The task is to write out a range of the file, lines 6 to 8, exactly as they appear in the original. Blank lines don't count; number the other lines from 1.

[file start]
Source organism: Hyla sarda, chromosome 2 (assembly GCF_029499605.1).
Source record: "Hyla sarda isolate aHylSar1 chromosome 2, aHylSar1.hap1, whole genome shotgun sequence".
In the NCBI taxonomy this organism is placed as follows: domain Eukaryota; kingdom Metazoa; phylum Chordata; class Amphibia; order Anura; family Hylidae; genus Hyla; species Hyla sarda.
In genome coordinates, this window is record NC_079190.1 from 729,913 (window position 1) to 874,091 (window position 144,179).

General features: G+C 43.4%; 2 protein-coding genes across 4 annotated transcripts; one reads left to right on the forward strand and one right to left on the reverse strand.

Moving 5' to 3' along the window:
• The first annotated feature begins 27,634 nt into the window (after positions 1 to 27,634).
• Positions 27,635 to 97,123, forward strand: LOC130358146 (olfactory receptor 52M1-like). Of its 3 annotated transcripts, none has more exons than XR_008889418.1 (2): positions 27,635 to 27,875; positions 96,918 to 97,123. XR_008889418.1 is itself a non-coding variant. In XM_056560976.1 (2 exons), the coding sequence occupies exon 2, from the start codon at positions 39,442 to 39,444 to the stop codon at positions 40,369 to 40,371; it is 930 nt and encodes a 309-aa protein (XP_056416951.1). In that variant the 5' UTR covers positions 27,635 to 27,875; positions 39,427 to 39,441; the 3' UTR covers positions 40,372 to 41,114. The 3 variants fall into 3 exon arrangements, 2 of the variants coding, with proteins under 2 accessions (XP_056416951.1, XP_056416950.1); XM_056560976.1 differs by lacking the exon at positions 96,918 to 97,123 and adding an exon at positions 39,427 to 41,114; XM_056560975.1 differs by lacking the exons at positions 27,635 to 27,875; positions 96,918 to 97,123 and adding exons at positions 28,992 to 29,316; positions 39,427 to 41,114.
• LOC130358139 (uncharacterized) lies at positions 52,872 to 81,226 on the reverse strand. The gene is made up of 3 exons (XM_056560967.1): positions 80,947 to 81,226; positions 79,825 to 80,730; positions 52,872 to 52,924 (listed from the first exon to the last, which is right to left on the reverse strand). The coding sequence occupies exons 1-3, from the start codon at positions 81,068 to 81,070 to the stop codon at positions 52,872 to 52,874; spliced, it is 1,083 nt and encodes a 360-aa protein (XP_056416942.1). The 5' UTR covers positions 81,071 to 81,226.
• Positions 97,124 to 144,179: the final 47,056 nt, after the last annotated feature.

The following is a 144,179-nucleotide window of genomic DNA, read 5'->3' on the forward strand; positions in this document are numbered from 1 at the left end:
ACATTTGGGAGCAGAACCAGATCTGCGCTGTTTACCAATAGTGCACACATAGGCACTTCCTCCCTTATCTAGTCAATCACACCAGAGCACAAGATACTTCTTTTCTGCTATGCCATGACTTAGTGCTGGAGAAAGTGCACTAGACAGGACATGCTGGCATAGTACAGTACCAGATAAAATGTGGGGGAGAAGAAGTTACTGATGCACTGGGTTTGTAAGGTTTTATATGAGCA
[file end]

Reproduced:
Moving 5' to 3' along the window:
• The first annotated feature begins 27,634 nt into the window (after positions 1 to 27,634).
• Positions 27,635 to 97,123, forward strand: LOC130358146 (olfactory receptor 52M1-like). Of its 3 annotated transcripts, none has more exons than XR_008889418.1 (2): positions 27,635 to 27,875; positions 96,918 to 97,123. XR_008889418.1 is itself a non-coding variant. In XM_056560976.1 (2 exons), the coding sequence occupies exon 2, from the start codon at positions 39,442 to 39,444 to the stop codon at positions 40,369 to 40,371; it is 930 nt and encodes a 309-aa protein (XP_056416951.1). In that variant the 5' UTR covers positions 27,635 to 27,875; positions 39,427 to 39,441; the 3' UTR covers positions 40,372 to 41,114. The 3 variants fall into 3 exon arrangements, 2 of the variants coding, with proteins under 2 accessions (XP_056416951.1, XP_056416950.1); XM_056560976.1 differs by lacking the exon at positions 96,918 to 97,123 and adding an exon at positions 39,427 to 41,114; XM_056560975.1 differs by lacking the exons at positions 27,635 to 27,875; positions 96,918 to 97,123 and adding exons at positions 28,992 to 29,316; positions 39,427 to 41,114.